What are these signs telling you? Is this somebody who could essentially take the political world by storm in the next couple of months?

ROSEN: Far be it for me to try and limit a private citizen now from making a living. The idea that somebody is going to pay $100,000 for Sarah Palin's insights is interesting to me, but I've long taken the view that Democrats make a mistake attacking Sarah Palin.

We would turn her into a political celebrity for the other side the more we attack her. I just think let her out there, fall on her own.


FEEHERY: She is a unique political celebrity already, and that's why she's commanding these big figures.

ROSEN: I think that's right.

FEEHERY: People want to hear from her. Whether they love her or hate her -- they love to love her, they love to hate her, and they love to listen to her. The media especially loves her, which helps drive up those things.

We'll see what she has to say in her book. Maybe she will have some interesting things and maybe not. We'll see.

MALVEAUX: All right.

Well, six figures, you know, just to speak, obviously she's going to be making some money as she goes along. And we'll see how all that shapes up.

So, thank you very much, Hilary, John.

FEEHERY: Thanks.

MALVEAUX: Well, politics is not for the faint of heart. Things appear to be getting ugly in Virginia's governor's race. What one candidate previously said about women at work and gay rights some say could sink his campaign.

And new details in a bizarre case. We have the latest on the situation involving a man who allegedly kidnapped a girl, fathered her two children, and kept her captive for 18 years.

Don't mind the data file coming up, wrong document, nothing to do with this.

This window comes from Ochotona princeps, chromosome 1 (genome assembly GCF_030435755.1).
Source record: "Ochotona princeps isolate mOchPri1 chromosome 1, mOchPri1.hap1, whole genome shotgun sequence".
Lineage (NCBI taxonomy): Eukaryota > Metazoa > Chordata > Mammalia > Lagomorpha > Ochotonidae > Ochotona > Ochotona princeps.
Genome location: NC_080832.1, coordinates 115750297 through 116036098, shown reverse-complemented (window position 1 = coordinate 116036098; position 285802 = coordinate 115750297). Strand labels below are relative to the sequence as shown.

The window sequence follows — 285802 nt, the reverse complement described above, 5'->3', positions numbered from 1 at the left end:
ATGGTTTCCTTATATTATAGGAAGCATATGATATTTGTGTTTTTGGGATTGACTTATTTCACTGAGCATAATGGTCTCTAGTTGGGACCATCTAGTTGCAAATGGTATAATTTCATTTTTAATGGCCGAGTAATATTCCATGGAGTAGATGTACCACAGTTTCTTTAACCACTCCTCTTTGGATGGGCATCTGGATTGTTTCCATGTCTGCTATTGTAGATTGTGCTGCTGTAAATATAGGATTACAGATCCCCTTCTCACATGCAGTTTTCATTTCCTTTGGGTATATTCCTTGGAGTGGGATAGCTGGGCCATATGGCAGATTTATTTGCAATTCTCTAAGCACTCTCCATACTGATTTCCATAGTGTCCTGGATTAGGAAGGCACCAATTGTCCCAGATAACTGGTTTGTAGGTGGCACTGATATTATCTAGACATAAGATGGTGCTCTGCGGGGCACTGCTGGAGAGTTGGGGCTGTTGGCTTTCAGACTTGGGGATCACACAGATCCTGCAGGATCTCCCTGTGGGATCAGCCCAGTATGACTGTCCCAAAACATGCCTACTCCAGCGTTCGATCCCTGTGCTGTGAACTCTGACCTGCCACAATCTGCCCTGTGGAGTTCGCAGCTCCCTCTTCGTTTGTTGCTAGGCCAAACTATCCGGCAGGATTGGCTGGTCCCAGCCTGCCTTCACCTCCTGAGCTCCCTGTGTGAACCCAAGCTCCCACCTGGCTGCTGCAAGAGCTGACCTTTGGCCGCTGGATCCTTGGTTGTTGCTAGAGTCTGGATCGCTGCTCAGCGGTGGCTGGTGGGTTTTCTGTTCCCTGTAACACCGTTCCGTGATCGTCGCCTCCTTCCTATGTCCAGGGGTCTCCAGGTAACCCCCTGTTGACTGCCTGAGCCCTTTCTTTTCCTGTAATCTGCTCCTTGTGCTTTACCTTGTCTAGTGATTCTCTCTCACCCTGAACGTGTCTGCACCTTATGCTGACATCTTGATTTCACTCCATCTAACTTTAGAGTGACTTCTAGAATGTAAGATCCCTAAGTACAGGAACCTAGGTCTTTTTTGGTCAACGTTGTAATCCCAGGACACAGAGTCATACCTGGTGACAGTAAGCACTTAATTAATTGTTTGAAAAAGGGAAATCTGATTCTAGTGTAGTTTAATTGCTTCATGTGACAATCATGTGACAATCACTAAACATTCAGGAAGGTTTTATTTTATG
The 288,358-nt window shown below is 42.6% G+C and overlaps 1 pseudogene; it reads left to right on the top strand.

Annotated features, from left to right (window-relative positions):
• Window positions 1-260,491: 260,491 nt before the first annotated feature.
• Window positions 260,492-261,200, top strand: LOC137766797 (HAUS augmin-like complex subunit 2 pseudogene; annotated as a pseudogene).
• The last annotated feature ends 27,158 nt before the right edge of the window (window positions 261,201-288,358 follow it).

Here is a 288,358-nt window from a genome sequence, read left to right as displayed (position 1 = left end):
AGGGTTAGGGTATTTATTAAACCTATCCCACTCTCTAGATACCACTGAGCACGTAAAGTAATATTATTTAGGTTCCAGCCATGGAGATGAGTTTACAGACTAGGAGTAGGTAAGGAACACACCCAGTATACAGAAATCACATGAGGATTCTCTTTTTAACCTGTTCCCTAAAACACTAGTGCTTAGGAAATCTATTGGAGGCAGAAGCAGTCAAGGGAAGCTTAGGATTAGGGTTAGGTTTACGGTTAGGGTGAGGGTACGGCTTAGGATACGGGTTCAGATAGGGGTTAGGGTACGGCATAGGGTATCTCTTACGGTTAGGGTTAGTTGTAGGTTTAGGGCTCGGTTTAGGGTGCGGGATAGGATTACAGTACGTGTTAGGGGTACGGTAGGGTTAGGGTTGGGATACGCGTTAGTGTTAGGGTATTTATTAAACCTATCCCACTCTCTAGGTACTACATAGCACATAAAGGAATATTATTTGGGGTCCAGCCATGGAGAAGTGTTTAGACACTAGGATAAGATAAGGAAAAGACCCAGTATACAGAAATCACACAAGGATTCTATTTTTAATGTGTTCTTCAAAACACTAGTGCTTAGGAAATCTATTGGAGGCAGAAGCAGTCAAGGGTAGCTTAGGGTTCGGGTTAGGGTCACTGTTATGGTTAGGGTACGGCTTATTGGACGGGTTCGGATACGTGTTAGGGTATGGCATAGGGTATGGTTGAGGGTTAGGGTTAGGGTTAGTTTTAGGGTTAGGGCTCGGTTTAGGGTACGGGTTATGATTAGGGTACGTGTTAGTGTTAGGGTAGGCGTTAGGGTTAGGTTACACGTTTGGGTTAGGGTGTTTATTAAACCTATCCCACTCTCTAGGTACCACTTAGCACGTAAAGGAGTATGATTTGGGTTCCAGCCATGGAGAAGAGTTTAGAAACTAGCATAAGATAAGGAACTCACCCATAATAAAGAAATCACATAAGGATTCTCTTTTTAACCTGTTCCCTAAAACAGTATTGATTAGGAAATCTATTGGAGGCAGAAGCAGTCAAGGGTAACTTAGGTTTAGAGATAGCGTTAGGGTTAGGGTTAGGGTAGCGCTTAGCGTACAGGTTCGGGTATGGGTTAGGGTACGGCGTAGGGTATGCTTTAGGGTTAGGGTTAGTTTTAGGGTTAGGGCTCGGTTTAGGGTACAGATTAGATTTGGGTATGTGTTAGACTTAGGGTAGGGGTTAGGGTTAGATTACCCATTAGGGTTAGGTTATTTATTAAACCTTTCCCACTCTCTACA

MALVEAUX: In today's "Political Ticker," a bruising fight for Virginia's governor's mansion. Virginia is a swing state politically important to Republicans, as well as Democrats, and right now the governor's race appears to be getting a bit nasty.

It involves a master's thesis written by the Republican candidate, Virginia Attorney General Republican Bob McDonnell

Let's bring in CNN Deputy Political Director Paul Steinhauser to tell us what is in the thesis.

And what is he saying about it now? Can you explain this to us?


And this is a 20-year-old thesis from 1989. At the time, McDonnell was a graduate student at Regent University in Virginia Beach. That's an evangelical school that Pat Robertson founded.

And here's a couple of things he said in this. And it was kind of like a stepping stone with how Republicans should dealing with social issues.

Among the things he described, working women and feminists as detrimental to the family. And he also said that government policy should favor married couples over cohabitors, homosexuals or fornicators.

Now, after he wrote this, McDonnell went on to public life. He served as a state lawmaker and also as a state attorney general. And he tried to, you know, push forward some of this agenda.

But, now the candidate for Republican, for governor of Virginia, is saying, you know, he's changed his stance on some of these issues as he's aged. And he says he's now a big proponent of working women -- Suzanne.

MALVEAUX: OK. Paul, thank you very much.

Now to fresh criticism of the Obama administration from a very vocal critic. Former Vice President Dick Cheney is blasting the administration over its handling of North Korea. Cheney even has harsh things to say about Bill Clinton's recent trip there to free two American journalists.